Two days before the Trump administration rolled out the new version of what critics call a Muslim ban, Vermont Democrats elected the nation's first Muslim state party chairman.
Faisal Gill, who was elected Saturday, said the decision of the Democratic State Committee to name him interim chair is a clear rebuke of Trump.
"To have a Muslim and immigrant to be the state party chair sends a really strong message to Trump and his type of politics that this is not where the country is at," he told NBC News.
The White House released a new executive order Monday restricting travel from six Muslim-majority countries after a federal court halted an earlier version. Trump says the move is necessary for security, but Gill and other critics say it's merely an attempt to legally discriminate against Muslims.
Gill is an outsider in ultra-white, ultra-liberal Vermont in more ways than one. In a state that is nearly 95 percent white, a Pakistani-born former Republican from Virginia stands out.
"Us and Wyoming keep going back and forth for least diverse," Gill quipped.
After emigrating to the U.S. and going to law school, Gill served five years in the Navy's JAG corps before entering Republican politics in Virginia. That led to a post in the Department of Homeland Security under George W. Bush.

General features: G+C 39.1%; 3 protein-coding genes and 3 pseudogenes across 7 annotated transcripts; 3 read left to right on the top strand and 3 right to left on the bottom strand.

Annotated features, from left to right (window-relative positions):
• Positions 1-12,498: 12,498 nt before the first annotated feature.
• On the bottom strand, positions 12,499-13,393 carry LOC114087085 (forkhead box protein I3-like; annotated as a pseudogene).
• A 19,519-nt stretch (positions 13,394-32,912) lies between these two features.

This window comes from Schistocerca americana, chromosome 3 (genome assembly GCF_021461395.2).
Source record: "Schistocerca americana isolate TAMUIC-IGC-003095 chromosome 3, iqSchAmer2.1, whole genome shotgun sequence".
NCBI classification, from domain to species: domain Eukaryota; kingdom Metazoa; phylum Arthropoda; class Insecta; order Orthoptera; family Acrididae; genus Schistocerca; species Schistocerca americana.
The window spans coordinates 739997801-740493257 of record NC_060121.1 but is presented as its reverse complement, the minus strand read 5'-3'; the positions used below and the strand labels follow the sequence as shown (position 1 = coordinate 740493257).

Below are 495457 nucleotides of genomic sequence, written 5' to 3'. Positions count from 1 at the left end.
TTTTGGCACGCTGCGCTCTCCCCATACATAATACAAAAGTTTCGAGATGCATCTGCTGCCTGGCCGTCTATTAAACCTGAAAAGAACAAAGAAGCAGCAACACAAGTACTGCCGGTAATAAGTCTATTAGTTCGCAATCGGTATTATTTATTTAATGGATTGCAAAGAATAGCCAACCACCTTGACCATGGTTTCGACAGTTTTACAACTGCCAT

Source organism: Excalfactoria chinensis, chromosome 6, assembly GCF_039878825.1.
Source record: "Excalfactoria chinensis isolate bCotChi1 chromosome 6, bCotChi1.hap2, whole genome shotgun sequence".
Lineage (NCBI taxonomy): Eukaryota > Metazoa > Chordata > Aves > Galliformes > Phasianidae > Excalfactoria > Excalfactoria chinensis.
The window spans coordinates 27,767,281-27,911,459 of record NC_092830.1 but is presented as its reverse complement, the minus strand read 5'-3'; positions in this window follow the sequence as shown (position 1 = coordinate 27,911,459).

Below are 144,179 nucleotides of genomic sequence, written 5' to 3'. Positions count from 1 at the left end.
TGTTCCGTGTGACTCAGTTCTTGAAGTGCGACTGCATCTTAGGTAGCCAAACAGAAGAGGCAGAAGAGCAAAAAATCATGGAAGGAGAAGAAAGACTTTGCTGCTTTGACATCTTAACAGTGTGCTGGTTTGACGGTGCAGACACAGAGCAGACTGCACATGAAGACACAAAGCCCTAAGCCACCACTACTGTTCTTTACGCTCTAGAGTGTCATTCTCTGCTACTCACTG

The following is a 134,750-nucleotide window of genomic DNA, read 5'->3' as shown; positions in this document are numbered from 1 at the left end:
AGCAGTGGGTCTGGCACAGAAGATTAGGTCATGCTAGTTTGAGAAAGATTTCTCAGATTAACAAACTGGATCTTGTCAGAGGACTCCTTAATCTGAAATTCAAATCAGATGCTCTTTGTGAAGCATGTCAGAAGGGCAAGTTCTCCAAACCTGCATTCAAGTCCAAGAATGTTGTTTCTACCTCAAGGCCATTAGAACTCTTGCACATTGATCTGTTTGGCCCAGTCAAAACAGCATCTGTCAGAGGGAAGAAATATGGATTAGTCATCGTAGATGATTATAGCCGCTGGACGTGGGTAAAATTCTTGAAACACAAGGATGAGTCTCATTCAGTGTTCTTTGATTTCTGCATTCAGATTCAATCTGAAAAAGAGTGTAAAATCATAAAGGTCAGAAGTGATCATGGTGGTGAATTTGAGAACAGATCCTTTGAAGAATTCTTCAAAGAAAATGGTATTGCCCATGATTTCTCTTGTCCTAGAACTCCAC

A clear majority of Muslim-Americans had voted for Bush in 2000, finding a natural home in the socially conservative, pro-business GOP. And after the September 11 terror attacks, Bush went out of his way to preach tolerance for the religous minority.
But Gill was a canary in the coalmine for a darker view of political Islam that crept into the party from its right flank, and eventually overtook it when Trump won the Republican nomination
Far-right activists like Frank Gaffney, who last year denied reports that he was advising Trump, accused Gill of hiding ties to shady Muslim groups, which led to critical coverage on conservative blogs and Fox News and then, most importantly, letters from leading Republican Sens. Jon Kyl and Charles Grassley calling on DHS to investigate Gill.
By the time the investigation was concluded, Gil was cleared of wrongdoing, but done with the Republican Party.
He became a Democrat and moved to California, where he volunteered on campaigns, before moving again to Vermont.
"The Republican Party basically has embraced this intense level of hatred and, to me, it's no surprise that it led to Donald Trump," he said. "The Republican Party is just not a party that speaks to minorities anymore."
Gill supported Bernie Sanders, Vermont's hometown hero, in the Democratic presidential primary last year and backed fellow Muslim Keith Ellison to be chairman of the Democratic National Committee this year. But he had to overcome a 29-year-old self-described "Berniecrat" to win the Vermont party chairmanship.
Ellison, a Minnesota congressman, would have been the first Muslim to lead a national party, but fell short in a vote this month to former Labor Sec. Tom Perez.
In a statement, Ellison also condemned Trump's new travel ban. "Let's not kid ourselves: the new Muslim Ban is still a Muslim Ban. Yes, it's lawyered up a bit, but that's all," he said.
Gill will have to run again for a full term as party chairman, and could face stiffer opposition next time in a state where Sanders wins elections by 3-to-1 margins. He's fairly new to the state and failed to win a Democratic primary for a state Senate seat last year.